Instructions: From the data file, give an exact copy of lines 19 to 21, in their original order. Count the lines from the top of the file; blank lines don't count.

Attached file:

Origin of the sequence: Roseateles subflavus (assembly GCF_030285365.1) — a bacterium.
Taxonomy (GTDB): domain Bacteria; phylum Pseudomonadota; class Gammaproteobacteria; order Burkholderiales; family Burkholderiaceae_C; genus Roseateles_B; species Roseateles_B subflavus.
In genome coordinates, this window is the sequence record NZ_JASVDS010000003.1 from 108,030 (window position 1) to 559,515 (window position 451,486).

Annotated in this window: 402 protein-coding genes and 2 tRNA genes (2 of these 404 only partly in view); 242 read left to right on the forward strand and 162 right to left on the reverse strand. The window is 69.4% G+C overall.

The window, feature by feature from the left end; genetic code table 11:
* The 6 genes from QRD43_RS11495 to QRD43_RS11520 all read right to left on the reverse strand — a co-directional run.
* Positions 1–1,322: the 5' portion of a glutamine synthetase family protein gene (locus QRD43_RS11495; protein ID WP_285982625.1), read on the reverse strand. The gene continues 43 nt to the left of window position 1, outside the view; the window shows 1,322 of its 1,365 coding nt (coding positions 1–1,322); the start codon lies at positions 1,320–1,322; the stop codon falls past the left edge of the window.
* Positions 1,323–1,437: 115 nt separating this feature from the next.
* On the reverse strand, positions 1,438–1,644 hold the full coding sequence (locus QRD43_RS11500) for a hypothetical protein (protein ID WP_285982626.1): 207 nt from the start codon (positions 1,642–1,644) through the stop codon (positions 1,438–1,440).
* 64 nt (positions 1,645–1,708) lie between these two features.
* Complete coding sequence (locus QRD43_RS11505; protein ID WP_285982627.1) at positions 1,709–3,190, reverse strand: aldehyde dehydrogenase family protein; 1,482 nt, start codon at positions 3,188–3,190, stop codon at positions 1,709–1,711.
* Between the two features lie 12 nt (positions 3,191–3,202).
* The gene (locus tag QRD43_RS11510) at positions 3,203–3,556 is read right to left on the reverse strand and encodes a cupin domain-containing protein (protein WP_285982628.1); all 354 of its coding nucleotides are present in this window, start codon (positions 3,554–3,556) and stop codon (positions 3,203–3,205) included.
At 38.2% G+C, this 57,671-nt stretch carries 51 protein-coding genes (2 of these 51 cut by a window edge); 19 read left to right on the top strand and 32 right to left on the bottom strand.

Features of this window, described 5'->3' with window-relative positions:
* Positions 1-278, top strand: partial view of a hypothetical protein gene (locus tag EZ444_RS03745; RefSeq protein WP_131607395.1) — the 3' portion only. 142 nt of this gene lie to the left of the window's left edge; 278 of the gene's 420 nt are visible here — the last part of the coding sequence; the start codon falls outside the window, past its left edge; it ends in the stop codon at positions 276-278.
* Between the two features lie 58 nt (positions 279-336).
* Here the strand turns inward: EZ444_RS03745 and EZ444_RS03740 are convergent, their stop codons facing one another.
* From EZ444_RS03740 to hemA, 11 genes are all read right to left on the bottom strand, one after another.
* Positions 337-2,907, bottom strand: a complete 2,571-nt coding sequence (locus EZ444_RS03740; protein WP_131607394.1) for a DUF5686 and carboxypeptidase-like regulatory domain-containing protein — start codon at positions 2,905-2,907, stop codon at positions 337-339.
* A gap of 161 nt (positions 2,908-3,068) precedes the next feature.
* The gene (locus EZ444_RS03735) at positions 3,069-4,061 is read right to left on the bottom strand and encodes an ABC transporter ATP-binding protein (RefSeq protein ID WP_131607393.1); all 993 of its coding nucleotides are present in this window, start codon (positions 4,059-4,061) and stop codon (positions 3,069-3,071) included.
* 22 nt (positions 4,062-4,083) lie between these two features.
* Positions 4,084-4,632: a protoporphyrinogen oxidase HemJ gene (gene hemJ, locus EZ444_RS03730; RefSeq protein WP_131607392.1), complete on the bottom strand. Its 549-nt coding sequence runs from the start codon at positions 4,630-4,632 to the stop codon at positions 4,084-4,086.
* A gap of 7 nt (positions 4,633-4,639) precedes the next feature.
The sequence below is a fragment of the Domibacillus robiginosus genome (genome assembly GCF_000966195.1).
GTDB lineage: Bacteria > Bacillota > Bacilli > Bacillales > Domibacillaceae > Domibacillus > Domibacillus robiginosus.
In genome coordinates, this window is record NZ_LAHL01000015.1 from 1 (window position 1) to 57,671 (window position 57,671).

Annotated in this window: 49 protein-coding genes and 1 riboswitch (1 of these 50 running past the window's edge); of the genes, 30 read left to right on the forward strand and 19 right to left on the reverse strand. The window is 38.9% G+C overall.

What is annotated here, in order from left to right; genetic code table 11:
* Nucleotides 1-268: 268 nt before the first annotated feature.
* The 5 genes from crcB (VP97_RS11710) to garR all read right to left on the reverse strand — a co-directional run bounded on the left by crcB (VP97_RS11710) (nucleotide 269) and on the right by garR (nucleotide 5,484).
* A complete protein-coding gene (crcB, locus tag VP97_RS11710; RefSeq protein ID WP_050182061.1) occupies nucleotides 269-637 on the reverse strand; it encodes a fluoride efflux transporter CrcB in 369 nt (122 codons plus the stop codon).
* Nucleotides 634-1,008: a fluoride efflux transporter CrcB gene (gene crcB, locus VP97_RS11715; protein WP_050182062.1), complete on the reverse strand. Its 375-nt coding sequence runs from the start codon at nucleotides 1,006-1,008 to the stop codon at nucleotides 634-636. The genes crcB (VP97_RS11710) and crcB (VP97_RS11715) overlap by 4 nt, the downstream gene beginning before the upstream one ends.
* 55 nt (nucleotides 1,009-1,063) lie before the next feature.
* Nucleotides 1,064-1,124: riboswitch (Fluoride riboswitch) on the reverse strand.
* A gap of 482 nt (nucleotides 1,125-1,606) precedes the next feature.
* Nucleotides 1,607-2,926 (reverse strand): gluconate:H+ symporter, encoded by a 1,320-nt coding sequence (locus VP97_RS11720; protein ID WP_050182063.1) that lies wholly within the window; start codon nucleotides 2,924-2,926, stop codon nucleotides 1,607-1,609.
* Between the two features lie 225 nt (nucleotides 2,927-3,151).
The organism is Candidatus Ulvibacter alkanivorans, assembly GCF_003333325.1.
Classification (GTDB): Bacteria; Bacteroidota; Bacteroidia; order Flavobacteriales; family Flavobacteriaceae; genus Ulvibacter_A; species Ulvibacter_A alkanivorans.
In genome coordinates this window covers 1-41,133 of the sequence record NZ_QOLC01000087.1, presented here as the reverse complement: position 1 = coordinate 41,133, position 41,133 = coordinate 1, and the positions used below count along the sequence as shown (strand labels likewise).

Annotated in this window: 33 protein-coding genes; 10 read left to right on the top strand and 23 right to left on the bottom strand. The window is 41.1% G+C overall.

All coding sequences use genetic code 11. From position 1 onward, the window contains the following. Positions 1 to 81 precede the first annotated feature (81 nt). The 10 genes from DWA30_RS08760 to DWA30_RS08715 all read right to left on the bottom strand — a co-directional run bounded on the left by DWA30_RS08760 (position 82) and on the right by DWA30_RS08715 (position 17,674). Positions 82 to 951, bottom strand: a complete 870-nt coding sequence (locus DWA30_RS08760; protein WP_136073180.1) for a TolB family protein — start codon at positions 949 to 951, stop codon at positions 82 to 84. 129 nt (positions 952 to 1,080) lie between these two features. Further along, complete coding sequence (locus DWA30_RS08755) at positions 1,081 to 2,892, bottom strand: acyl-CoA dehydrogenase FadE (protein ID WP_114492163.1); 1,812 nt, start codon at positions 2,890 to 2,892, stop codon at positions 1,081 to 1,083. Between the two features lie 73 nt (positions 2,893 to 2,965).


* From EZ444_RS03740 to hemA, 11 genes are all read right to left on the bottom strand, one after another.
* Positions 337-2,907, bottom strand: a complete 2,571-nt coding sequence (locus EZ444_RS03740; protein WP_131607394.1) for a DUF5686 and carboxypeptidase-like regulatory domain-containing protein — start codon at positions 2,905-2,907, stop codon at positions 337-339.
* A gap of 161 nt (positions 2,908-3,068) precedes the next feature.